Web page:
Baxi 105e 'Fault on Pump or Low Pressure' error.

8 Jun 2018
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United Kingdom
Hi all.

Boiler - an old Baxi 105e.

Many new parts fitted in the past couple of months, including the complete diverter valve, prv, auto air-vent, hot water plate exchanger. The PCB was replaced with a 'good used' one, though i do realise how dodgy that can be in terms of fault-finding.

There are no leaks and when it is working it produces good heat around all rads, and very hot water with no faulty heating of the rads when on the 'Water Only' summer setting, a problem i had before the diverter was changed. (The old diverter was so choked with black crap that nothing moved inside it!)

Current problem : first attempt of the day at firing up the central heating, it will not fire up and though the pump keeps running the 60-degree fault light comes on, which is the 'Fault on Pump or Low Pressure'. The pressure gauge shows 1.5 bar. I then turn on the hot tap at kitchen sink three meters from the boiler for a minute, and the central heating problem disappears. Also, the CH will continue to work on demand for the rest of the day. There doesn't seem to be anything wrong with the pump in so far as it is quiet and does the job of pushing heat to all the house rads.

Where on the boiler is the sensor which causes a 'Low pressure' error to be created - is it created by a failure of the CH micro-switch to be fully activated - as for example by the activating pin in the diverter not lifting fully when that diaphragm lifts ? My only guess as to the cause of that would be a small amount of air in the diverter or nearby, given that running the hot water for only one minute or less clears the problem.

In for a penny etc... the only other gremlin at the moment, is a weird problem with pressurising the boiler through the filling-loop - don't know how to describe it quite, but it's as if the boiler is resisting the input of new water - the normal wooshing noise of water entering the system is completely absent. I've checked the water pressure at the filling loop and it is 2.5 bar after passing through a magnetic cleaner in-line. Obviously i don't need the 2.5 bar for the working pressure of the boiler but i've never seen a boiler which kind of resists the filling-loop input like this. Can't see why or how, but i thought i should include this weird feature in case in some way i can't see, this is connected to the main problem above.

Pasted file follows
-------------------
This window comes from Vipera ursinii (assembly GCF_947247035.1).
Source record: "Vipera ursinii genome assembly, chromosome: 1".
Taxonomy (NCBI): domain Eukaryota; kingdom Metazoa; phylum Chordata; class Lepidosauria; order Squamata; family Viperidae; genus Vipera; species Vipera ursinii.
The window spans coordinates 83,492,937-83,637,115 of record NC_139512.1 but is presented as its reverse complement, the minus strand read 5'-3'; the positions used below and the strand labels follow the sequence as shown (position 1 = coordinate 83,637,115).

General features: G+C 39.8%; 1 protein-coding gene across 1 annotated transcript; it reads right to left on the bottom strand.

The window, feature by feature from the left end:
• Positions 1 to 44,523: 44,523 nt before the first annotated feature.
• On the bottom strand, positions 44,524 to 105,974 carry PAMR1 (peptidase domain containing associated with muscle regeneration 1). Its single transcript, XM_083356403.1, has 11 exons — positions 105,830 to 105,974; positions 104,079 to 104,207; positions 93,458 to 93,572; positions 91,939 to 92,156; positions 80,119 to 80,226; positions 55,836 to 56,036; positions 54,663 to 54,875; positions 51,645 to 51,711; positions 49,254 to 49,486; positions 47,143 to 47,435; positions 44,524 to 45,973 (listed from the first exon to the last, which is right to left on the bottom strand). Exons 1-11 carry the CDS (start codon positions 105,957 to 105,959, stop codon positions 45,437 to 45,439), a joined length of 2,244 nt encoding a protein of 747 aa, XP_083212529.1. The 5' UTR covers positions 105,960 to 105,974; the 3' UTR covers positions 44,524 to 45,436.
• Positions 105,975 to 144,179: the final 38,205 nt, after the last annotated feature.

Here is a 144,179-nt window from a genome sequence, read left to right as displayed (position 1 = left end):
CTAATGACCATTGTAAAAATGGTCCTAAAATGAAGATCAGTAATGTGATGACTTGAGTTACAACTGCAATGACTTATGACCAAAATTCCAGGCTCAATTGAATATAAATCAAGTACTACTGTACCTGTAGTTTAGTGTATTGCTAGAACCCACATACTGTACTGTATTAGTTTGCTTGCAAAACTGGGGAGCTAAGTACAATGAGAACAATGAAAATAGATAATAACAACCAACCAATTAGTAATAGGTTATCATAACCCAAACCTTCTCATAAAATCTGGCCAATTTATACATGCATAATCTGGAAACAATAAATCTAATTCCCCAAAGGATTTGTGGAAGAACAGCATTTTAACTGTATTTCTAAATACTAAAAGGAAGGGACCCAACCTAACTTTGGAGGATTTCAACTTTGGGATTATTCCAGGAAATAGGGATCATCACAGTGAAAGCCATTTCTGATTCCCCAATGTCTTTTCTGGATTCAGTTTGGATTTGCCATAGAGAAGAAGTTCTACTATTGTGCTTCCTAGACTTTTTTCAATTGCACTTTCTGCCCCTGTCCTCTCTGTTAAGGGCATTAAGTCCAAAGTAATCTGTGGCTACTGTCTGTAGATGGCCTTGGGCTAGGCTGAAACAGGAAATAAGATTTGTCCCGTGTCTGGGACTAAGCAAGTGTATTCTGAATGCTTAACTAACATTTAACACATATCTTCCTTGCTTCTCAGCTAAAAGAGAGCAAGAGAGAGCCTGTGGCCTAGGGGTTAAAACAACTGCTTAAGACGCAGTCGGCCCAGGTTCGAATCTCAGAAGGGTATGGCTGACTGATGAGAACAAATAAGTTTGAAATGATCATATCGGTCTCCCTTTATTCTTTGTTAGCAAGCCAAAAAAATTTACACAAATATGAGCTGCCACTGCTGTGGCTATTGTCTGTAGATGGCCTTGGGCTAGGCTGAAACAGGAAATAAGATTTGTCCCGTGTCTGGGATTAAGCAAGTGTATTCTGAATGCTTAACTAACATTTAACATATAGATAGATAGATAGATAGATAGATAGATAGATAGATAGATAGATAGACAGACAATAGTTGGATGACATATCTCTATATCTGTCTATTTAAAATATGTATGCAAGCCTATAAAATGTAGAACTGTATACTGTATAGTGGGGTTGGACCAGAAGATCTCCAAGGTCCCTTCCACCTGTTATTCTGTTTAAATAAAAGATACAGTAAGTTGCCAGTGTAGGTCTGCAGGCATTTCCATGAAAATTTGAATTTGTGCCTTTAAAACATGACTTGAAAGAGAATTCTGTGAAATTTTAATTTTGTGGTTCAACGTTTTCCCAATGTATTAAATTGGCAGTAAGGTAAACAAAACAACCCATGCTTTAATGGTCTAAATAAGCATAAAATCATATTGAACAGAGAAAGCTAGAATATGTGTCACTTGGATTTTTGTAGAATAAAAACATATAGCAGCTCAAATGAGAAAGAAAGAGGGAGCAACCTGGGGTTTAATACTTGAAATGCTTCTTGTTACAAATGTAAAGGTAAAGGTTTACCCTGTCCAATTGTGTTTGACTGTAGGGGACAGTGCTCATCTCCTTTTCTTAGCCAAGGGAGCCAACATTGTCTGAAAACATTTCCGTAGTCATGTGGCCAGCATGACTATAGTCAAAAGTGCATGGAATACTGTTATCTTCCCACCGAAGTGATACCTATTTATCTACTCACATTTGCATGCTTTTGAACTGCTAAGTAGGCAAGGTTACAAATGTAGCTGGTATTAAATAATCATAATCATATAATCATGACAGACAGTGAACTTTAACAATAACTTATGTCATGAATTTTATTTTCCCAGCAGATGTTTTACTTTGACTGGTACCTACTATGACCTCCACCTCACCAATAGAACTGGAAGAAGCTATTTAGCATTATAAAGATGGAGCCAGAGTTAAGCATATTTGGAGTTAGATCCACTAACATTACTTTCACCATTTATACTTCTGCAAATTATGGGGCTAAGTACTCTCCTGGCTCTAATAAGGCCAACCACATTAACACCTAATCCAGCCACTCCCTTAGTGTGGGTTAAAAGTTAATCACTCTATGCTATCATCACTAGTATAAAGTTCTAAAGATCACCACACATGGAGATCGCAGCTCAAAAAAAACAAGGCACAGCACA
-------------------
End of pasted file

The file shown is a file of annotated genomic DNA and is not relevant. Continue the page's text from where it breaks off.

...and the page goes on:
Thanks for any ideas.

[ Ps: forgot to mention - a new expansion vessel was fitted last year just under the boiler on the ch return pipe, as the one buried at the back of the boiler is full of water - split rubber. It works fine, but i never checked the pressure that it came pre-charged with until just now - it was at 2 Bar, definitely on the high side as the unit has a label with 1.5 as the recommended pre-charge. I let out some of the air and hey presto my boiler pressure gauge came back to normal, dropped to 0.5 Bar, and i was able to use the filling-loop in the normal way to raise it to 1.25. So was the 2 Bar in the expansion vessel pushing against the 2.25 Bar in the filling-loop or is that too simple? ]
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the pin that comes up to activate the microswitch when pump comes on may actually be sticking up after a demand this activates this neon and stops boiler firing again so check this
Hi thanks for that. No, the pin drops down immediately. I can shorten the description of the issue a lot today - first switch on of the day, the pin comes up but the boiler fails to fire up (not the hot water, that works great); if i immediately switch off the power and switch the CH back on, it fires up ! It's as if the pressure at the diverter has dropped overnight, but is soon back up enough to push the pin properly after only one try at starting. But there are no visible leaks and the main pressure gauge is steady at 1.5 bar. A possibly dumb question - is it ok to leave the automatic air-vent on top of the pump half undone to allow venting of air, or should it be closed tight in normal use ? Cheers.